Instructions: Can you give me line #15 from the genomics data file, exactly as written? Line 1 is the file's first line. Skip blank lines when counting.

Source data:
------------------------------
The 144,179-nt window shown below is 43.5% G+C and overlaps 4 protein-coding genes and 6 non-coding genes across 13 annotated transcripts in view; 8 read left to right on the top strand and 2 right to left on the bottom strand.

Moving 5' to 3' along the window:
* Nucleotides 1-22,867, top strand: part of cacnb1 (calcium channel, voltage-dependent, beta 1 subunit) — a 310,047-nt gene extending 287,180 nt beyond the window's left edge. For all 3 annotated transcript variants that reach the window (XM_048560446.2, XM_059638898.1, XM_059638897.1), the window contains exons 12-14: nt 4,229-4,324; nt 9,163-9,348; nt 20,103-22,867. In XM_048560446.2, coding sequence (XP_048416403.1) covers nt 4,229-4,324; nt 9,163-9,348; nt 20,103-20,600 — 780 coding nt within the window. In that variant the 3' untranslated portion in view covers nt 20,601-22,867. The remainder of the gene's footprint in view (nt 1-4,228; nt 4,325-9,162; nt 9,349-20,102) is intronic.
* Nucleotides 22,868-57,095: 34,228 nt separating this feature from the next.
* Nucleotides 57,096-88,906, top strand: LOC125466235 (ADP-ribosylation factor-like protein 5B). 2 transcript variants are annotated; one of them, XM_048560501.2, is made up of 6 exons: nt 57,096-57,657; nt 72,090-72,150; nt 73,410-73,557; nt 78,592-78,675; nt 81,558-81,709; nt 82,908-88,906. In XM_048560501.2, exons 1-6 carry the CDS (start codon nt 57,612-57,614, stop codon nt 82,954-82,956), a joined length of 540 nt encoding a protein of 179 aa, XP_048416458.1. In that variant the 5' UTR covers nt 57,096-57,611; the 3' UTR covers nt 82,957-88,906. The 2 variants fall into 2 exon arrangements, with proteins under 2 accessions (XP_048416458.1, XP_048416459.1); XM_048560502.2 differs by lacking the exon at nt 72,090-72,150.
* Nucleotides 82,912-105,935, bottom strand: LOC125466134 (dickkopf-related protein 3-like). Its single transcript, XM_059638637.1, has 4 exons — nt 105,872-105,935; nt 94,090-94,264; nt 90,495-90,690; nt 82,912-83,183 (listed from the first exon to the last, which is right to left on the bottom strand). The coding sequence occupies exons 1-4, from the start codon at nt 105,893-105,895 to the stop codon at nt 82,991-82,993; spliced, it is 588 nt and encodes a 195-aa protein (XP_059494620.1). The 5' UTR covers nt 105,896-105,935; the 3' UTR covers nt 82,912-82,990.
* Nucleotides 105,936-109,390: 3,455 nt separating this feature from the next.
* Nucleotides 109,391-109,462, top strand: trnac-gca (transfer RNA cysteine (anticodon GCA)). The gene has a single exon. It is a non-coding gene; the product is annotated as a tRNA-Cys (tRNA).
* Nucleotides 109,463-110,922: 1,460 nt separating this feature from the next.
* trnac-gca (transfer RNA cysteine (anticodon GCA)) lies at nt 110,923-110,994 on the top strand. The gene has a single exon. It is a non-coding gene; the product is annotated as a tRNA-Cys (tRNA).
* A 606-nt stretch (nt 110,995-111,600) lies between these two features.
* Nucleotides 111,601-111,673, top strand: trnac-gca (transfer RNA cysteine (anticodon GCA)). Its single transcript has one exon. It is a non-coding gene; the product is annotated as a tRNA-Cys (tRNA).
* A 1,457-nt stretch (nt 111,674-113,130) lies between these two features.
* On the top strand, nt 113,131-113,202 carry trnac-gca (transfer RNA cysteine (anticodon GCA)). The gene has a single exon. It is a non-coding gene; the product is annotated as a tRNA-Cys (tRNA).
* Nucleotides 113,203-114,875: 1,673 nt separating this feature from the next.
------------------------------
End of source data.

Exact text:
* Nucleotides 113,203-114,875: 1,673 nt separating this feature from the next.